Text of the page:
Separately, further explaining the targets for 2008, Anggito Abimanyu, Head of Fiscal Policies, explained that Indonesia’s GDP in 2008 is expected to reach the level of Rp. 4,200 trillion. In efforts to reach this level, the government must solve two critical problems, which are consumer demand and increased investments. Consumer spending which is expected to reach 60% will be the strongest driver, helped by fiscal policies. And in line with consumer spending, the government has prepared a number of programs to improve the real income of the people while at the same time reduce poverty levels.

While, from the monetary side, the government will reduce interest rates and curb inflation. This is important, since with controlled prices and improved real income, consumers will spend more, while government earnings will also increase with increased economic activity.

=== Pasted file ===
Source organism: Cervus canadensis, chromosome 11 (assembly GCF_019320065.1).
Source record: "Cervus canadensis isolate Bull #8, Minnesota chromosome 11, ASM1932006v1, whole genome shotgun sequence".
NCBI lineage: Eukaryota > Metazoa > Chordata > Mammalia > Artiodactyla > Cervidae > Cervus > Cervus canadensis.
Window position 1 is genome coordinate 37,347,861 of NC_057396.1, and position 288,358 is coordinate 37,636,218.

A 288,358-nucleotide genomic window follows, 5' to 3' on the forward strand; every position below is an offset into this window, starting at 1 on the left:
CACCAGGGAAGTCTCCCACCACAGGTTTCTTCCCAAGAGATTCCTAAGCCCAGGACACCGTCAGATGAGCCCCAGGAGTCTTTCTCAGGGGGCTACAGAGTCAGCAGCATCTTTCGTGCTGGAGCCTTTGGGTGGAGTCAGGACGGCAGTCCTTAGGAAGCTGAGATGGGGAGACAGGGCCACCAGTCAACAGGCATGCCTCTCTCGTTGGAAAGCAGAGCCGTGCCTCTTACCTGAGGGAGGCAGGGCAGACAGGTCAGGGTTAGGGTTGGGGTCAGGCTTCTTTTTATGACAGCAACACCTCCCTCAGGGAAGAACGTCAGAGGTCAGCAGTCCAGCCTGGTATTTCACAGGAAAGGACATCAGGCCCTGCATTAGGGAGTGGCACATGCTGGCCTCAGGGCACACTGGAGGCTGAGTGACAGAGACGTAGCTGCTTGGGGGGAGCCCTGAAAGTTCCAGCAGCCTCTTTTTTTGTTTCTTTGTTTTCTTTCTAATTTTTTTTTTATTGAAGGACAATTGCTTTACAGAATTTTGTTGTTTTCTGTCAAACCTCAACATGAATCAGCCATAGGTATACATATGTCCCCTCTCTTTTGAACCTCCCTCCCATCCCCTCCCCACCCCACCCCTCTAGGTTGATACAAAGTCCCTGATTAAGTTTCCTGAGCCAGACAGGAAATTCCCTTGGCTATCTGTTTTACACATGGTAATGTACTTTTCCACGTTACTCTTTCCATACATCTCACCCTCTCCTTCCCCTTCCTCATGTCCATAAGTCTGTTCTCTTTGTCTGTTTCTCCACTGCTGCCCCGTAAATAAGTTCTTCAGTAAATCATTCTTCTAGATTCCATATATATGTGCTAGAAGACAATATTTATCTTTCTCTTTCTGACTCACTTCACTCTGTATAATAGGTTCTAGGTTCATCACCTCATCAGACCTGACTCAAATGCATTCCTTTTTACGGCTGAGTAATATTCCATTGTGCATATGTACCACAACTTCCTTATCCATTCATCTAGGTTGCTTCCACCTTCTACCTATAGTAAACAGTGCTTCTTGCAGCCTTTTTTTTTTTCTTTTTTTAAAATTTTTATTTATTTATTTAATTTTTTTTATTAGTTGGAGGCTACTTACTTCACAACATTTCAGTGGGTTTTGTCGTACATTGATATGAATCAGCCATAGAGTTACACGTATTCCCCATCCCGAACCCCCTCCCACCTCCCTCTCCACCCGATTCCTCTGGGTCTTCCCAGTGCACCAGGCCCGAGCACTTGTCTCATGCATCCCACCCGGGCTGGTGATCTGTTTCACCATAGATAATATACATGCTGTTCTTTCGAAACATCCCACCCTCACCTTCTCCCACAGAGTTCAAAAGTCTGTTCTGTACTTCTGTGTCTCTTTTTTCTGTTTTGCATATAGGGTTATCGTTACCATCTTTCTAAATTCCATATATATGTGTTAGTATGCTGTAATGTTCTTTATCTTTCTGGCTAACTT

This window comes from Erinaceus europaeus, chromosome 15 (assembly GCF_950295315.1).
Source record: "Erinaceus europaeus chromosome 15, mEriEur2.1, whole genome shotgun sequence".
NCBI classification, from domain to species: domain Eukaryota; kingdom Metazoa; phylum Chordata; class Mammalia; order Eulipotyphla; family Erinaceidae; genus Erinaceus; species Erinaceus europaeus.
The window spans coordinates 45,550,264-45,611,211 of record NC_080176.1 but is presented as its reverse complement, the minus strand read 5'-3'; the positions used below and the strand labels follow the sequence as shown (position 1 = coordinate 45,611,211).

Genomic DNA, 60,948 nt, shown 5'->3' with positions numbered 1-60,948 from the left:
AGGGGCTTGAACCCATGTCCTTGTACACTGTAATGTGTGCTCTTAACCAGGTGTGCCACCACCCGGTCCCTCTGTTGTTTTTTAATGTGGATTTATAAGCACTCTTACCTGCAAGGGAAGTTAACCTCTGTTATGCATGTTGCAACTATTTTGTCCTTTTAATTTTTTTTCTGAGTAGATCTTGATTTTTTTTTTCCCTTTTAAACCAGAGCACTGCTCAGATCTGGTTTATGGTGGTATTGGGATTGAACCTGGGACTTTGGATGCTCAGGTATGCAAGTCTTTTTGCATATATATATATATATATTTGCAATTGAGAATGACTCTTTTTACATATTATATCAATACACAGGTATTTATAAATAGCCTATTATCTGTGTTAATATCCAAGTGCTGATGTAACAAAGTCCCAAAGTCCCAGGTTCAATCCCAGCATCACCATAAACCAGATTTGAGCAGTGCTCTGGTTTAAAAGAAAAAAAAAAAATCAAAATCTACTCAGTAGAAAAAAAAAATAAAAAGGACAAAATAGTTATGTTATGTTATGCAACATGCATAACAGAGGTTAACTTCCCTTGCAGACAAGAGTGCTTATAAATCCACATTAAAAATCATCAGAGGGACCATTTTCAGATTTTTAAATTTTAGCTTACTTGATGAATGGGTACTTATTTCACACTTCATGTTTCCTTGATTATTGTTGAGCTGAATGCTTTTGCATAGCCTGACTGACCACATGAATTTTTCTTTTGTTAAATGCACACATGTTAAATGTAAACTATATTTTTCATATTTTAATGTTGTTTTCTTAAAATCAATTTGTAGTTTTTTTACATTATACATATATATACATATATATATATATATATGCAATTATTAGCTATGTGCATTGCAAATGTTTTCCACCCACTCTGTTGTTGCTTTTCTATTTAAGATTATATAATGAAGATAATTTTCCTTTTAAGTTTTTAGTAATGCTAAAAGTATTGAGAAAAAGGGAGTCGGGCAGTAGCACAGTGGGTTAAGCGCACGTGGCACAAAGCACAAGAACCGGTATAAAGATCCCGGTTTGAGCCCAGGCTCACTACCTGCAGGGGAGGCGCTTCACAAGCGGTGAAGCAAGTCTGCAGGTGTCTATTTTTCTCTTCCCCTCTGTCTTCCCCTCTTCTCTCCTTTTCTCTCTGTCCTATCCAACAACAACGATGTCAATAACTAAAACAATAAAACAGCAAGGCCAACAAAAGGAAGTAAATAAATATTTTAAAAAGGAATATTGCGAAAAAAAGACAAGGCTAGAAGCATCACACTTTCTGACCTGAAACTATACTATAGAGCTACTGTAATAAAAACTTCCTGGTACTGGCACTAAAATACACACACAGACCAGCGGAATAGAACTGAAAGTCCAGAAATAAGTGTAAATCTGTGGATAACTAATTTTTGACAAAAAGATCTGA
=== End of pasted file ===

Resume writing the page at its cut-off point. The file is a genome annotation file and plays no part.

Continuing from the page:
On the side of investments, the government has increased spending on infrastructure, in particular through the Department of Public Works and the Department of Communications.
Investments are also pushed through public-private partnerships in infrastructure projects, such as in the construction of power plants, roads, airports and seaports.
With increased investments, there will be accelerated activity which opens up employment opportunities. For this reason, the government has allocated a significant budget for infrastructure development, said Anggito, as reported by Media Indonesia on Line.